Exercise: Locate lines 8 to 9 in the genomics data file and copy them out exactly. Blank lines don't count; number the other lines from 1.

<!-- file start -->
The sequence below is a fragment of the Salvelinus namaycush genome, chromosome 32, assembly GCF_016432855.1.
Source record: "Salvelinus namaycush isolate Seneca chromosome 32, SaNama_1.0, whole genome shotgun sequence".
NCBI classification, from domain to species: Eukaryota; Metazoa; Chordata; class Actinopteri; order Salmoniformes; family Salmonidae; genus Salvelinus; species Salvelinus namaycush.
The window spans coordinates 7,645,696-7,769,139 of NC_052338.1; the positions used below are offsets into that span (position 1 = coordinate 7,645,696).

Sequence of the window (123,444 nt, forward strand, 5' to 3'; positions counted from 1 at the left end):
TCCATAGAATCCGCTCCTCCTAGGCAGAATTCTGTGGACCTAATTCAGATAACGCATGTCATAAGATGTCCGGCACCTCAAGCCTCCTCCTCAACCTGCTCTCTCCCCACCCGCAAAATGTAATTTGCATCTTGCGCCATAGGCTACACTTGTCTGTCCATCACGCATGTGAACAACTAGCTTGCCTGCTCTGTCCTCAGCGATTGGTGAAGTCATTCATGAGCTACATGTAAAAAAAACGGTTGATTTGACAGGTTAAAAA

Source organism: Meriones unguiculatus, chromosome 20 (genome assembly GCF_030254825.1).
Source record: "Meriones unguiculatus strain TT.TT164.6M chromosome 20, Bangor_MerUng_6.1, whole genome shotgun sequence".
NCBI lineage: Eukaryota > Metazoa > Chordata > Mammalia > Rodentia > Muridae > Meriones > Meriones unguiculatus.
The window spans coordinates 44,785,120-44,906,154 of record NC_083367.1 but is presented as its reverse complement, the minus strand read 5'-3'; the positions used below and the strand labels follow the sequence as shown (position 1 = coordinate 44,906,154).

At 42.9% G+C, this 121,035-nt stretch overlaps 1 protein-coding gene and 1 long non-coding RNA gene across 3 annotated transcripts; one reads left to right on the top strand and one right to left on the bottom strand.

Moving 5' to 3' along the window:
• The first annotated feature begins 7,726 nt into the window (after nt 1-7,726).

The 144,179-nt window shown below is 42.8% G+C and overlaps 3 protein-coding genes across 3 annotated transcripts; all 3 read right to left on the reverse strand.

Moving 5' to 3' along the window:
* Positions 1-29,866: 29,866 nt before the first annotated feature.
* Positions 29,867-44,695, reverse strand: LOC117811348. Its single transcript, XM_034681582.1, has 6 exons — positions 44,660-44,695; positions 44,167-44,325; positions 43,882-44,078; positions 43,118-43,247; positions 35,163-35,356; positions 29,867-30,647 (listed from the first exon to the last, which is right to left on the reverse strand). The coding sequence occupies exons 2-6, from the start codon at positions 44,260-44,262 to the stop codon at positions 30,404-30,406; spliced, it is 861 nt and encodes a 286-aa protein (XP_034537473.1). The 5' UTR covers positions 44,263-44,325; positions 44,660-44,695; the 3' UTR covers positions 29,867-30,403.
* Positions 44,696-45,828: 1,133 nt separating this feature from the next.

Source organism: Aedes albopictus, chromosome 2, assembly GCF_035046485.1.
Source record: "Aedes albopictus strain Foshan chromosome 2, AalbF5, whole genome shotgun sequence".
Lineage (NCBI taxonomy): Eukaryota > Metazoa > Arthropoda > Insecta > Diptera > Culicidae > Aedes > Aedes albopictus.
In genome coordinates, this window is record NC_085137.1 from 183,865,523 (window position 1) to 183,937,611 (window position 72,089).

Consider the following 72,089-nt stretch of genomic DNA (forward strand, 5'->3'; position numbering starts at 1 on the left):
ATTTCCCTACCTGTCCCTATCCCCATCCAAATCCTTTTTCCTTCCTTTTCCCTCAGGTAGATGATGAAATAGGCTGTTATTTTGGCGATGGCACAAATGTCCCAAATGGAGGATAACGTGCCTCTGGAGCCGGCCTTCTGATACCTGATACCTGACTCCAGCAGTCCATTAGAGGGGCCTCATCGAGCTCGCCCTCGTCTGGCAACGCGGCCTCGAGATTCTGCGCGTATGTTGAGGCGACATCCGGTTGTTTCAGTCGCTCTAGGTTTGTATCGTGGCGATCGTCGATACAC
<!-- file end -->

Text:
Source record: "Meriones unguiculatus strain TT.TT164.6M chromosome 20, Bangor_MerUng_6.1, whole genome shotgun sequence".
NCBI lineage: Eukaryota > Metazoa > Chordata > Mammalia > Rodentia > Muridae > Meriones > Meriones unguiculatus.